“I’ve shown you the door of my room. It opens straight on to the staircase, half a floor below our flat.”

“Didn’t you say your brother slept with you?”

“George. Yes.”

“Are you two alone?”


“Can the youngster hold his tongue?”

“If necessary.”

“Listen. I’ve left home—or at any rate I’m going to this evening. I don’t know where to go yet. Can you take me in for one night?”

Olivier turned very pale. His emotion was so great that he was hardly able to look at Bernard.

“Yes,” said he, “but don’t come before eleven. Mamma comes down to say good-night to us and lock the door every evening.”

“But then …?”

Olivier smiled. “I’ve got another key. You must knock softly, so as not to wake George if he’s asleep.”

“Will the concierge let me in?”

“I’ll warn him. Oh, I’m on very good terms with him. It’s he who gives me the key. Good-bye! Till to-night!”

They parted without shaking hands. While Bernard was walking away, reflecting on the letter he meant to write for the magistrate to find when he came in, Olivier, not wishing it to be thought that Bernard was the only person he liked talking to in private, went up to Lucien Bercail, who was sitting by himself as usual, for he was generally left a little out of it by the others. Olivier would be very fond of him, if he didn’t prefer Bernard. Lucien is as timid as Bernard is spirited. He cannot hide his weakness; he seems to live only with his head and his heart. He hardly ever dares to make advances, but when he sees Olivier coming towards him, he is beside himself with joy; Lucien writes poetry—everyone suspects as much; but I am pretty sure that Olivier is the only person to whom Lucien talks of his ideas. They walked together to the edge of the terrace.

“What I should like,” said Lucien, “would be to tell the story—no, not of a person, but of a place—well, for instance, of a garden path, like this—just tell what happens in it from morning to evening. First of all, come the children’s nurses and the children, and the babies’ nurses with ribbons in their caps.… No, no … first of all, people who are grey all over and ageless and sexless and who come to sweep the path, and water the grass, and change the flowers—in fact, to set the stage and get ready the scenery before the opening of the gates. D’you see? Then the nurses come in … the kids make mud-pies and squabble; the nurses smack them. Then the little boys come out of school; then there are the workgirls; then the poor people who eat their scrap upon a bench, and later people come to meet each other, and others avoid each other, and others go by themselves—dreamers. And then when the band plays and the shops close, there’s the crowd.… Students, like us; in the evening, lovers who embrace—others who cry at parting. And at the end, when the day is over, there’s an old couple … And suddenly the drum beats. Closing time! Everyone goes off. The play is ended. Do you understand? Something which gives the impression of the end of everything—of death … but without mentioning death, of course.”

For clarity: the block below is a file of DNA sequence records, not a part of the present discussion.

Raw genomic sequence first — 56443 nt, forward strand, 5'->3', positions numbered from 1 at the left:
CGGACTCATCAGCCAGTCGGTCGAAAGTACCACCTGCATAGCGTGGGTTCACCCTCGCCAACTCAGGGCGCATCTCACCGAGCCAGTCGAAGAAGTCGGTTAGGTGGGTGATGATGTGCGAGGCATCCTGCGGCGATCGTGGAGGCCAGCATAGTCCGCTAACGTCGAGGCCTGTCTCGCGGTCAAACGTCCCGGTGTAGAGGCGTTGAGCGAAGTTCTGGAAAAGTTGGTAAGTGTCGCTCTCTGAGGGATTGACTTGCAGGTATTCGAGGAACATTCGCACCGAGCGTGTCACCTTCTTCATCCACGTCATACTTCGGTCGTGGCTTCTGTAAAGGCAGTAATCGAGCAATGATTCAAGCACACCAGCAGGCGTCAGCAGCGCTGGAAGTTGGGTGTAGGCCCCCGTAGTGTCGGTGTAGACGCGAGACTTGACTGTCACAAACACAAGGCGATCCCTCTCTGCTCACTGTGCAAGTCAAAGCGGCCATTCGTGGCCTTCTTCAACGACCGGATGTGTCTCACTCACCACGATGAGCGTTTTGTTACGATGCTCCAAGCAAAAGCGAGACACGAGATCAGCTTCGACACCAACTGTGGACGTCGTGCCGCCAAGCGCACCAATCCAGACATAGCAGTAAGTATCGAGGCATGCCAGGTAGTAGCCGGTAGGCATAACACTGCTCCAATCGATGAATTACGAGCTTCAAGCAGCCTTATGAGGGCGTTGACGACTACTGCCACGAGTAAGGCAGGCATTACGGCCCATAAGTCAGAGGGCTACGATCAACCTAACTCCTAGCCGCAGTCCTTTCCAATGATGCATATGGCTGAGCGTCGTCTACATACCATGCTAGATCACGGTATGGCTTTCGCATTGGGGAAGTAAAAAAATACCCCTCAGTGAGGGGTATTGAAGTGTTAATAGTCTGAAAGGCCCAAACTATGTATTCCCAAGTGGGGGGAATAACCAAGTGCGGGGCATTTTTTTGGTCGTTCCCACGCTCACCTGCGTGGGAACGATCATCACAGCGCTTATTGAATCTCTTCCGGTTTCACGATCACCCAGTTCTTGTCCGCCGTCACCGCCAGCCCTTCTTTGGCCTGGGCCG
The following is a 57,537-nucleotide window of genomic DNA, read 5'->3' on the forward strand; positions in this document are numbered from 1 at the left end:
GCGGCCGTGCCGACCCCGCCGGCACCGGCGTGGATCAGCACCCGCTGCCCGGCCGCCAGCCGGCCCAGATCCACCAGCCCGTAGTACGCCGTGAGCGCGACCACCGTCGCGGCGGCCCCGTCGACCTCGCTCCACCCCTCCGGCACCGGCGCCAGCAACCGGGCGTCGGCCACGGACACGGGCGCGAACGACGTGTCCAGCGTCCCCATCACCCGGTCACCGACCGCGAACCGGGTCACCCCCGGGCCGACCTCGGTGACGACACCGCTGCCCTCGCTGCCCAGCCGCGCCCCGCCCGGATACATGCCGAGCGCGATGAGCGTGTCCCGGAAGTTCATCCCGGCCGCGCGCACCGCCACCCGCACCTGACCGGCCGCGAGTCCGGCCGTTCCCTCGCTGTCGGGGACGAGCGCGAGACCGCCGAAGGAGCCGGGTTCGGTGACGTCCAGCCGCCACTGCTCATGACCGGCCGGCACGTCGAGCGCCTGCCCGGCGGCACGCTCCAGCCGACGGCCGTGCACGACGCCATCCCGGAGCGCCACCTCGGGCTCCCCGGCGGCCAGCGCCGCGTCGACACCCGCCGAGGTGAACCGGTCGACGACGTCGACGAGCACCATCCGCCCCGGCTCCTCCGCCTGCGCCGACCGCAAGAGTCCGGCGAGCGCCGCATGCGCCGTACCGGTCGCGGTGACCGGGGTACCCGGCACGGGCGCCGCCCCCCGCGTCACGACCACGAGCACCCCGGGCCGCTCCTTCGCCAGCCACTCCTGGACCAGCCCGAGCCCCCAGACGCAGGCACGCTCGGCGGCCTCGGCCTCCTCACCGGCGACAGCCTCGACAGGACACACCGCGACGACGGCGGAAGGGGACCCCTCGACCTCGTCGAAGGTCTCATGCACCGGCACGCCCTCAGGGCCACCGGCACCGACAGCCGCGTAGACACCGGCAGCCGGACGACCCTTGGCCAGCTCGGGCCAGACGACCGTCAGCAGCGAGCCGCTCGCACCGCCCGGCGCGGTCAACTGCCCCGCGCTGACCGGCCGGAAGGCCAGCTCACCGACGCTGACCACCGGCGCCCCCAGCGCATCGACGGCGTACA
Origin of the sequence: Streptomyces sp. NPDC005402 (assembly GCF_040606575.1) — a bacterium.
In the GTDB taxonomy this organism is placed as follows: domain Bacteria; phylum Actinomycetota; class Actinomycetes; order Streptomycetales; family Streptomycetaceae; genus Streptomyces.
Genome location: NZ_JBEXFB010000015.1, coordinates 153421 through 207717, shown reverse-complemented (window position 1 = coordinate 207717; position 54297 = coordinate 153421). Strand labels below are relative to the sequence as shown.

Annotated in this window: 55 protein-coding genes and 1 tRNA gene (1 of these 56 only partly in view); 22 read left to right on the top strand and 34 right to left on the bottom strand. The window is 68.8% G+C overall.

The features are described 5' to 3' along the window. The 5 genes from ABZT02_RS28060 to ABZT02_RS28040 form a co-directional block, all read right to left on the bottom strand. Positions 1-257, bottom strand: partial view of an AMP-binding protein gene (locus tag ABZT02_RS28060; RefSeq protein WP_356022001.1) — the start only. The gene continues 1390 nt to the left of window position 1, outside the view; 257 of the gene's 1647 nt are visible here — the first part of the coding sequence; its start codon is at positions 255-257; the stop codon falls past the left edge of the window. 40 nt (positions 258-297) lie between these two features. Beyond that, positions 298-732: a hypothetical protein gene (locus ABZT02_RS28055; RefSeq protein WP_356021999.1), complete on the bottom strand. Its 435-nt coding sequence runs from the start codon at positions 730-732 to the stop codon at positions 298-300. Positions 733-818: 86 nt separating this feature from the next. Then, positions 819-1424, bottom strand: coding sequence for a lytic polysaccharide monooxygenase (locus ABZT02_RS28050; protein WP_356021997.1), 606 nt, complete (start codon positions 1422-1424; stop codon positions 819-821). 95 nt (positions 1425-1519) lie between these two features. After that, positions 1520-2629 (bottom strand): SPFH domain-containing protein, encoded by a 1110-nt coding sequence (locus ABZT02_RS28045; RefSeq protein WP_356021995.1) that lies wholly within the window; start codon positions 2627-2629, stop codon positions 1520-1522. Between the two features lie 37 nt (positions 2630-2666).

“Yes, I see it all perfectly,” said Olivier, who was thinking of Bernard and had not listened to a word.

“And that’s not all,” went on Lucien, enthusiastically; “I should like to have a kind of epilogue and show the same garden path at night, after everyone has gone, deserted and much more beautiful than in the day-time. In the deep silence; all the natural sounds intensified—the sound of the fountain, and the wind in the trees, and the song of a night-bird. First of all, I thought that I’d bring in some ghosts to wander about—or perhaps some statues—but I think that would be more commonplace. What do you say?”

“No, no! No statues, no statues!” said Olivier absent-mindedly; and then, seeing the other’s disappointed face: “Well, old fellow, if you bring it off, it’ll be splendid!” he exclaimed warmly.

1 Schoolboy’s slang for the baccalauréat examination.